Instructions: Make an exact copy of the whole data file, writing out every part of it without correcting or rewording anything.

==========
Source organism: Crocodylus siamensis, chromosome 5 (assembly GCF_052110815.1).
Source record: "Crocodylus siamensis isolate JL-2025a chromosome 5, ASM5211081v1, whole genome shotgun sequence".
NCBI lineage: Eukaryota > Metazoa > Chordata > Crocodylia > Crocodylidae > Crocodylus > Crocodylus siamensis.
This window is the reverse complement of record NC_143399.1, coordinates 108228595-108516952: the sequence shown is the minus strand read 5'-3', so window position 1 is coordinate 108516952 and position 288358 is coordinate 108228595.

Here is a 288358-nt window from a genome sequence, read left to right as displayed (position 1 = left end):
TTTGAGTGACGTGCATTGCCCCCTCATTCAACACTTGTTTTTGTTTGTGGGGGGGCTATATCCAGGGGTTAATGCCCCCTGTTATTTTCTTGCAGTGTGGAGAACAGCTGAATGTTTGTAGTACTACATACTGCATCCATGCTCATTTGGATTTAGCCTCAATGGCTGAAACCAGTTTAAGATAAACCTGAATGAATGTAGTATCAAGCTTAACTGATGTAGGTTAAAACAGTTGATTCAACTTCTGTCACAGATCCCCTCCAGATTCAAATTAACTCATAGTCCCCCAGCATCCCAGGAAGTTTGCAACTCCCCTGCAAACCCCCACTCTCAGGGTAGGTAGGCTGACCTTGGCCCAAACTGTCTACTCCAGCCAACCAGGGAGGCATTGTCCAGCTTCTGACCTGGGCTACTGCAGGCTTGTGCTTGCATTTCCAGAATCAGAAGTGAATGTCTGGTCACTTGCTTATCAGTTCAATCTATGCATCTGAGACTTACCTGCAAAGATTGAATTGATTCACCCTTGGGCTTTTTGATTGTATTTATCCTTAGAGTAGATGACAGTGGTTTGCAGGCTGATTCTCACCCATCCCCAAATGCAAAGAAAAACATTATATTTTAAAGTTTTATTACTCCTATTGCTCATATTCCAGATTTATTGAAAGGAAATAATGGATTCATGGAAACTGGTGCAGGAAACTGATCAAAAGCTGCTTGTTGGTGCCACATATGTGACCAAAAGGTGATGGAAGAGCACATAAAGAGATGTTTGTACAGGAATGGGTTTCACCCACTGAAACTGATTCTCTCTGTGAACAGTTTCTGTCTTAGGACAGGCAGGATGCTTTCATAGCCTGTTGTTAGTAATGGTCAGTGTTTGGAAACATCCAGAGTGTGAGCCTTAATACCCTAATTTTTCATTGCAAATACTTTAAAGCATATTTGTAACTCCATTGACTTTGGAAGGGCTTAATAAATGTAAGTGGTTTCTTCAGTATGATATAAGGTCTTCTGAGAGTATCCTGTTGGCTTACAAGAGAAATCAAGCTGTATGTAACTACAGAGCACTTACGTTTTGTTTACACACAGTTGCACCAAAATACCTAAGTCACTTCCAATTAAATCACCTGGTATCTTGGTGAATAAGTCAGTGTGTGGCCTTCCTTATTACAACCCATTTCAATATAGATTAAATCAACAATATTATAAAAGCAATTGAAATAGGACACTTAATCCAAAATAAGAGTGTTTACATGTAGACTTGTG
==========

Source organism: Crocodylus siamensis, chromosome 5 (assembly GCF_052110815.1).
Source record: "Crocodylus siamensis isolate JL-2025a chromosome 5, ASM5211081v1, whole genome shotgun sequence".
NCBI lineage: Eukaryota > Metazoa > Chordata > Crocodylia > Crocodylidae > Crocodylus > Crocodylus siamensis.
This window is the reverse complement of record NC_143399.1, coordinates 108228595-108516952: the sequence shown is the minus strand read 5'-3', so window position 1 is coordinate 108516952 and position 288358 is coordinate 108228595.

Here is a 288358-nt window from a genome sequence, read left to right as displayed (position 1 = left end):
TTTGAGTGACGTGCATTGCCCCCTCATTCAACACTTGTTTTTGTTTGTGGGGGGGCTATATCCAGGGGTTAATGCCCCCTGTTATTTTCTTGCAGTGTGGAGAACAGCTGAATGTTTGTAGTACTACATACTGCATCCATGCTCATTTGGATTTAGCCTCAATGGCTGAAACCAGTTTAAGATAAACCTGAATGAATGTAGTATCAAGCTTAACTGATGTAGGTTAAAACAGTTGATTCAACTTCTGTCACAGATCCCCTCCAGATTCAAATTAACTCATAGTCCCCCAGCATCCCAGGAAGTTTGCAACTCCCCTGCAAACCCCCACTCTCAGGGTAGGTAGGCTGACCTTGGCCCAAACTGTCTACTCCAGCCAACCAGGGAGGCATTGTCCAGCTTCTGACCTGGGCTACTGCAGGCTTGTGCTTGCATTTCCAGAATCAGAAGTGAATGTCTGGTCACTTGCTTATCAGTTCAATCTATGCATCTGAGACTTACCTGCAAAGATTGAATTGATTCACCCTTGGGCTTTTTGATTGTATTTATCCTTAGAGTAGATGACAGTGGTTTGCAGGCTGATTCTCACCCATCCCCAAATGCAAAGAAAAACATTATATTTTAAAGTTTTATTACTCCTATTGCTCATATTCCAGATTTATTGAAAGGAAATAATGGATTCATGGAAACTGGTGCAGGAAACTGATCAAAAGCTGCTTGTTGGTGCCACATATGTGACCAAAAGGTGATGGAAGAGCACATAAAGAGATGTTTGTACAGGAATGGGTTTCACCCACTGAAACTGATTCTCTCTGTGAACAGTTTCTGTCTTAGGACAGGCAGGATGCTTTCATAGCCTGTTGTTAGTAATGGTCAGTGTTTGGAAACATCCAGAGTGTGAGCCTTAATACCCTAATTTTTCATTGCAAATACTTTAAAGCATATTTGTAACTCCATTGACTTTGGAAGGGCTTAATAAATGTAAGTGGTTTCTTCAGTATGATATAAGGTCTTCTGAGAGTATCCTGTTGGCTTACAAGAGAAATCAAGCTGTATGTAACTACAGAGCACTTACGTTTTGTTTACACACAGTTGCACCAAAATACCTAAGTCACTTCCAATTAAATCACCTGGTATCTTGGTGAATAAGTCAGTGTGTGGCCTTCCTTATTACAACCCATTTCAATATAGATTAAATCAACAATATTATAAAAGCAATTGAAATAGGACACTTAATCCAAAATAAGAGTGTTTACATGTAGACTTGTG